Impact of Nebraska casinos starting to be felt by keno parlors, other forms of gambling

Decline in bets could also be due to time of year, says state lottery official, but impact coming

By: - August 16, 2023 5:45 am

A row of slot machines stands at Harrah’s casino in New Orleans. Three temporary casinos are now open in Nebraska with other communities, including Ogallala and Bellevue, seeking state permission to build. (Justin Sullivan/Getty Images)

LINCOLN — The opening of gambling casinos in Lincoln, Grand Island and Columbus is starting to make an impact on other forms of legalized gambling, and the full impact may be yet to come, officials said.

A quarterly report this week on charitable gambling in the state indicated that betting on keno, pickle cards, bingo and local raffles was down 10.6% from the previous quarter. It was 2% less than the same three months (April, May and June) in 2022.

Bill Harvey of Big Red Keno said the decrease can be summed up in one word: “casinos.”

‘Not suprising’

“It’s not surprising,” Harvey said.

The biggest impact has been in Lincoln, where the state’s first legalized casino, the WarHorse Casino, opened 11 months ago.

Lincoln casino
A $200 million casino is planned at the Lincoln Race Course by WarHorse, a subsidiary of the Winnebago Tribe of Nebraska. For now, a temporary casino serves customers. (Courtesy of WarHorse)

Charitable gaming was down 10% in the Capital City during the second quarter of 2023 compared to the first quarter, and it was 11% less than the same period a year ago. Omaha also saw a 10% decline in the second quarter compared to January, February and March, and Norfolk saw a 17% decline.

Harvey said keno parlors in the Omaha area also saw a decrease in betting when the first riverboat gambling casinos opened across the Missouri River in Iowa in 1991.

Lincoln, he said, is likely to see a bigger impact now from casino gambling because it is farther away from Council Bluffs and other legalized casinos.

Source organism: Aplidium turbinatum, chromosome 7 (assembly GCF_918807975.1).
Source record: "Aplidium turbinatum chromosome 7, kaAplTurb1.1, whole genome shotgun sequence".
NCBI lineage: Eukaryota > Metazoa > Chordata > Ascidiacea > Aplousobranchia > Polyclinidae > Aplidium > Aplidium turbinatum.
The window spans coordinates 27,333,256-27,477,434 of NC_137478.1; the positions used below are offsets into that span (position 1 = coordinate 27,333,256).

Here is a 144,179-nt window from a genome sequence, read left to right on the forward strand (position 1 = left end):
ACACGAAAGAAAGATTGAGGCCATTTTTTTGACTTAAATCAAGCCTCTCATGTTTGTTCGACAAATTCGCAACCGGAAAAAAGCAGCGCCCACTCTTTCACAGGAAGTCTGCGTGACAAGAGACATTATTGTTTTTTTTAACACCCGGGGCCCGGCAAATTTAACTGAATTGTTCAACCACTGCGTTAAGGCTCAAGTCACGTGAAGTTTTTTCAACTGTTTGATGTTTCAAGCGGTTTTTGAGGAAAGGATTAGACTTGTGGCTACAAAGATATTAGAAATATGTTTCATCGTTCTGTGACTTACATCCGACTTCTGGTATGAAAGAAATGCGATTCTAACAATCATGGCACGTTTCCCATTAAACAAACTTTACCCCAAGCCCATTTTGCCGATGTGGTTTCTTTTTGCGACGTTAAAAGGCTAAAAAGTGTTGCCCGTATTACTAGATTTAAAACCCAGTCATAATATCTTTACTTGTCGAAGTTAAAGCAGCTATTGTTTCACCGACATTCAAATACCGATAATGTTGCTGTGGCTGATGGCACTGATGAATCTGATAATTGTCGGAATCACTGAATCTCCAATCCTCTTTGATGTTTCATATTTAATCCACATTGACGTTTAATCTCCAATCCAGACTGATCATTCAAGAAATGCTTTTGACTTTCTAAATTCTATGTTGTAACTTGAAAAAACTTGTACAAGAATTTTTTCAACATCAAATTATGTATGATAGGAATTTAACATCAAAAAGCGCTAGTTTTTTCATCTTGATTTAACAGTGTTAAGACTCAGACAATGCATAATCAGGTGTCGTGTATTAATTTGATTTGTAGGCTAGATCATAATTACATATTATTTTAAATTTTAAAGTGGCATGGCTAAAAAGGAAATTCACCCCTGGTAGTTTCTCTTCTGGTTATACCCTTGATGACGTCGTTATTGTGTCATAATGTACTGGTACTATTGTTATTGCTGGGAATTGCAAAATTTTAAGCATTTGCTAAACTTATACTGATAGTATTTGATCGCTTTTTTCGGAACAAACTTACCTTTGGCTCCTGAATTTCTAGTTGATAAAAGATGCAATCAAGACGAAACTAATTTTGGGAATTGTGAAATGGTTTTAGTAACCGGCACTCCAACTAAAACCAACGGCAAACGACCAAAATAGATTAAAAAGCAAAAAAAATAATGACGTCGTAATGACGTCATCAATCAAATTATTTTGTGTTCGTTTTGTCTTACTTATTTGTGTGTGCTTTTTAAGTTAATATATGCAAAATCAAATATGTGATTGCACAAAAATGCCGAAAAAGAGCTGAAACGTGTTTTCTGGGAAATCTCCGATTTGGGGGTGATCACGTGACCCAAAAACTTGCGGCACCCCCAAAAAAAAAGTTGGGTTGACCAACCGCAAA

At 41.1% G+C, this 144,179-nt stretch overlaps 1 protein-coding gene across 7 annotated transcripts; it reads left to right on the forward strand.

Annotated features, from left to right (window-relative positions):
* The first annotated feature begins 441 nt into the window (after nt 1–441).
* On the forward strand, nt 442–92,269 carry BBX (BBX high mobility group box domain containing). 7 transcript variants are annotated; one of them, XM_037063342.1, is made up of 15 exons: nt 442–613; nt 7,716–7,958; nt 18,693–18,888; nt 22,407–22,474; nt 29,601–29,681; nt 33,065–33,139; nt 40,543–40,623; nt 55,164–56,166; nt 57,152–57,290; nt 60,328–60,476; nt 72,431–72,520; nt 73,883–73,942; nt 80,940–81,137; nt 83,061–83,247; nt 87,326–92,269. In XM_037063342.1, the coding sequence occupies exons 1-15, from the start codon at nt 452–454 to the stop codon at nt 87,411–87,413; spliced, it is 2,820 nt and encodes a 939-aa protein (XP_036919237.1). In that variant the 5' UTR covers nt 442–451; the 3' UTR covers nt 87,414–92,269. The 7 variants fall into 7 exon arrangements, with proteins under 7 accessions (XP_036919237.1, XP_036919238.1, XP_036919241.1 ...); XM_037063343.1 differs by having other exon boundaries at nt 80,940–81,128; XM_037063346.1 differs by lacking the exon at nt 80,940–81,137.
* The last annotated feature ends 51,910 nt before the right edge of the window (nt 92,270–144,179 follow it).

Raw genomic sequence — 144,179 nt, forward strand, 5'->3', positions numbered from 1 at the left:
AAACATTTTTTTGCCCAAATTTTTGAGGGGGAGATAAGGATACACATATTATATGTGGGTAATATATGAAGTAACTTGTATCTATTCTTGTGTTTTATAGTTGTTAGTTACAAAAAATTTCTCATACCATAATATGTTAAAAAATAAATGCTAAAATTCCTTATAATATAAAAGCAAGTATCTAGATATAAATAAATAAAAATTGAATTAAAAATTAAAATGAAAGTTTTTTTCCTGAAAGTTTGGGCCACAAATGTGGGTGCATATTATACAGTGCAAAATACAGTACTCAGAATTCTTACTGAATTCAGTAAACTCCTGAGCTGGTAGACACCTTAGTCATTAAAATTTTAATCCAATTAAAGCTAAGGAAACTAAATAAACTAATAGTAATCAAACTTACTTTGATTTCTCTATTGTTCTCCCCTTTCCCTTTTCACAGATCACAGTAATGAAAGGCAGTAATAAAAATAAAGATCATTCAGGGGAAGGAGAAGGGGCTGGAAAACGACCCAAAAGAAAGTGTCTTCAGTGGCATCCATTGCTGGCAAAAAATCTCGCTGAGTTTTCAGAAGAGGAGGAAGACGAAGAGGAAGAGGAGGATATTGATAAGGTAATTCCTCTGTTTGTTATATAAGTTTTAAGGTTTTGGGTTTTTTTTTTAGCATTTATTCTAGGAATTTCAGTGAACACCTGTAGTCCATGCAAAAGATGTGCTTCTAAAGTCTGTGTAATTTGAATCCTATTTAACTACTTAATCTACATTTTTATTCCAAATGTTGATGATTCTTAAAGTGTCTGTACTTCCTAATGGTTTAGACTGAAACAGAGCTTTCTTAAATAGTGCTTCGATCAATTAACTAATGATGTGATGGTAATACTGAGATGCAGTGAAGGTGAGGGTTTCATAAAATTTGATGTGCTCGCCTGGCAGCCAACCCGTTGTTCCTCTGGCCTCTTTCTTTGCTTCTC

Full impact coming

Brian Rockey, director of the Nebraska Lottery, said there might be another explanation for the second quarter downturn in charitable wagering: April, May and June traditionally show a decline in wagering over January, February and March because people are spending less time indoors, in places that sell pickle cards and offer keno lotteries.

Rockey, though, said lottery officials are bracing for an impact once permanent casinos are up and running in Nebraska. In other states, it has typically meant a 10% decline in lottery sales.

“We haven’t seen it yet, but we’re kind of waiting,” he said.

Unaudited sales figures for the Nebraska Lottery show a 9% increase in sales for the 2022-23 fiscal year over the previous year, powered mostly by an almost doubling of sales for MegaMillions tickets and a 17% rise in Powerball ticket sales.

Huge jackpots topping $1 billion, Rockey said, drove the increase in lottery ticket sales.

Three temporary casinos so far

Currently, temporary casinos are open at racetracks in Lincoln, Grand Island and Columbus, with a temporary casino slated to open in Omaha next year. Several other communities have also expressed interest, including Ogallala, which will present its case to the State Racing and Gaming Commission on Friday.

Indian tribes also operate casinos in Nebraska in Santee, Emerson, Winnebago and Walthill, as well as one near downtown Omaha in Carter Lake, Iowa.

This week’s charitable gaming also showed that tax revenue from charitable gaming was also down about 10% in the second quarter of 2023, netting $1.87 million.

Harvey said that the State Legislature this year did grant a change that may allow keno lotteries to better compete with casinos.

That change, called “digital, on-premises” betting, will allow customers of a keno parlor or bar to place wagers using their smart phone, rather than having to contact a clerk, as long as they are within a licensed keno location.

Rockey said that some states also permit “I-lottery” or “I-gaming,” which are ways to buy a lottery ticket or scratch-off ticket using a smart phone.


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Paul Hammel
Paul Hammel

Senior Reporter Paul Hammel has covered the Nebraska state government and the state for decades. Previously with the Omaha World-Herald, Lincoln Journal Star and Omaha Sun, he is a member of the Omaha Press Club's Hall of Fame. He grows hops, brews homemade beer, plays bass guitar and basically loves traveling and writing about the state. A native of Ralston, Nebraska, he is vice president of the John G. Neihardt Foundation.